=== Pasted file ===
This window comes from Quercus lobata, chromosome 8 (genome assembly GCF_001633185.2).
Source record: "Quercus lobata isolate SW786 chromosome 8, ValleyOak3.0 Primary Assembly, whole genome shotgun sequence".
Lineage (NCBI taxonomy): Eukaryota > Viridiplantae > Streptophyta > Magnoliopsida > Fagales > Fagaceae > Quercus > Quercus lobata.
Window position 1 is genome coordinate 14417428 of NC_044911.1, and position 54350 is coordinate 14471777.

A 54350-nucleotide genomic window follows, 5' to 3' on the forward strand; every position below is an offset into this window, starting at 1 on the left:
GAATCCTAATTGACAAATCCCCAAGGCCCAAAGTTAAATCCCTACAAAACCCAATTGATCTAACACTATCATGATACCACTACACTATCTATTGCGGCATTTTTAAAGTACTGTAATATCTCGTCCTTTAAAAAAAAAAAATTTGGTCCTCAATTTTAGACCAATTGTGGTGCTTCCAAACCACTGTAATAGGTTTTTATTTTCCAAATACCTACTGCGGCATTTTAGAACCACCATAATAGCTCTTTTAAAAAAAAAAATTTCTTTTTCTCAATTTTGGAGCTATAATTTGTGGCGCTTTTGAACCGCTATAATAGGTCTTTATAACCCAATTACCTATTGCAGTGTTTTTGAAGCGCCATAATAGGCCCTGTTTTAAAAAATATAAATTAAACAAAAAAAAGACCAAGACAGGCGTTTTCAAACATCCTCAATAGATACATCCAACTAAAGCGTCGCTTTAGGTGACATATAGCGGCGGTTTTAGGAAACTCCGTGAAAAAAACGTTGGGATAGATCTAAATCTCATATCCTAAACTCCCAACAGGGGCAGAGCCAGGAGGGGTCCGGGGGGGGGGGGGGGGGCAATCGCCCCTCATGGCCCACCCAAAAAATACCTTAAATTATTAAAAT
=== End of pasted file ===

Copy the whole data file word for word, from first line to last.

This window comes from Quercus lobata, chromosome 8 (genome assembly GCF_001633185.2).
Source record: "Quercus lobata isolate SW786 chromosome 8, ValleyOak3.0 Primary Assembly, whole genome shotgun sequence".
Lineage (NCBI taxonomy): Eukaryota > Viridiplantae > Streptophyta > Magnoliopsida > Fagales > Fagaceae > Quercus > Quercus lobata.
Window position 1 is genome coordinate 14417428 of NC_044911.1, and position 54350 is coordinate 14471777.

A 54350-nucleotide genomic window follows, 5' to 3' on the forward strand; every position below is an offset into this window, starting at 1 on the left:
GAATCCTAATTGACAAATCCCCAAGGCCCAAAGTTAAATCCCTACAAAACCCAATTGATCTAACACTATCATGATACCACTACACTATCTATTGCGGCATTTTTAAAGTACTGTAATATCTCGTCCTTTAAAAAAAAAAAATTTGGTCCTCAATTTTAGACCAATTGTGGTGCTTCCAAACCACTGTAATAGGTTTTTATTTTCCAAATACCTACTGCGGCATTTTAGAACCACCATAATAGCTCTTTTAAAAAAAAAAATTTCTTTTTCTCAATTTTGGAGCTATAATTTGTGGCGCTTTTGAACCGCTATAATAGGTCTTTATAACCCAATTACCTATTGCAGTGTTTTTGAAGCGCCATAATAGGCCCTGTTTTAAAAAATATAAATTAAACAAAAAAAAGACCAAGACAGGCGTTTTCAAACATCCTCAATAGATACATCCAACTAAAGCGTCGCTTTAGGTGACATATAGCGGCGGTTTTAGGAAACTCCGTGAAAAAAACGTTGGGATAGATCTAAATCTCATATCCTAAACTCCCAACAGGGGCAGAGCCAGGAGGGGTCCGGGGGGGGGGGGGGGGGCAATCGCCCCTCATGGCCCACCCAAAAAATACCTTAAATTATTAAAAT